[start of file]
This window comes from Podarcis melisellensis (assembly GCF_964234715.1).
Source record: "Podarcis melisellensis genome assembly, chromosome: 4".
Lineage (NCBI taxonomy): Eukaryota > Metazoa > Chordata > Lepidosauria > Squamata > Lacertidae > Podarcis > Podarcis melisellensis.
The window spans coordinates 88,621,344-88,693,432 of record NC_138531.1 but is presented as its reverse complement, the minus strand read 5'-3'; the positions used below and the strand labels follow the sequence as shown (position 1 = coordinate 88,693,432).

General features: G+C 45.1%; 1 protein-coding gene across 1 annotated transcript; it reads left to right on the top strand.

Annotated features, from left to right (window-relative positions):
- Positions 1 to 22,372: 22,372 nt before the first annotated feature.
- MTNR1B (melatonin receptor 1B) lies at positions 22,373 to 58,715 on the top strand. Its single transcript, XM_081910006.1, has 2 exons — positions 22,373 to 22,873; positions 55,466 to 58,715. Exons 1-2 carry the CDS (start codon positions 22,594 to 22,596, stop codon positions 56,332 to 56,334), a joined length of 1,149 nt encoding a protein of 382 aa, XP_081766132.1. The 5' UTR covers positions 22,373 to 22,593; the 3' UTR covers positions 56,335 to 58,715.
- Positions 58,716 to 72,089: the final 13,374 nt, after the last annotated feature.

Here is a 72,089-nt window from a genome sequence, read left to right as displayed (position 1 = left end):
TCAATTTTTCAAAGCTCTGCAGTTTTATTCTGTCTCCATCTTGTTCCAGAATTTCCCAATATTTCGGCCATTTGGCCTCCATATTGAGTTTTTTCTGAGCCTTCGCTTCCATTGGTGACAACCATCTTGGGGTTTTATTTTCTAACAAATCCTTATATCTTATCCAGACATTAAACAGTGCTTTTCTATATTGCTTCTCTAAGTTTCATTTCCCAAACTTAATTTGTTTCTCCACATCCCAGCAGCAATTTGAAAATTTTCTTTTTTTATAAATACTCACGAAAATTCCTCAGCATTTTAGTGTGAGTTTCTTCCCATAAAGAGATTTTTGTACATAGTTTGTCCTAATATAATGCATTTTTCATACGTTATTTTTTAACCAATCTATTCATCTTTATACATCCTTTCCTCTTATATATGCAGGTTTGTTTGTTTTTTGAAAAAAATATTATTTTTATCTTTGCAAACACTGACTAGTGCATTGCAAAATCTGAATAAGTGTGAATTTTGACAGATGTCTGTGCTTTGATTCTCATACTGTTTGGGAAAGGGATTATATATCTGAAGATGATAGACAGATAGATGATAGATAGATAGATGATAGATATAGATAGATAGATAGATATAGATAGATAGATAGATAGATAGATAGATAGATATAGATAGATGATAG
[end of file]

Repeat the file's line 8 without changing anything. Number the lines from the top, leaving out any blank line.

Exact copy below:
- MTNR1B (melatonin receptor 1B) lies at positions 22,373 to 58,715 on the top strand. Its single transcript, XM_081910006.1, has 2 exons — positions 22,373 to 22,873; positions 55,466 to 58,715. Exons 1-2 carry the CDS (start codon positions 22,594 to 22,596, stop codon positions 56,332 to 56,334), a joined length of 1,149 nt encoding a protein of 382 aa, XP_081766132.1. The 5' UTR covers positions 22,373 to 22,593; the 3' UTR covers positions 56,335 to 58,715.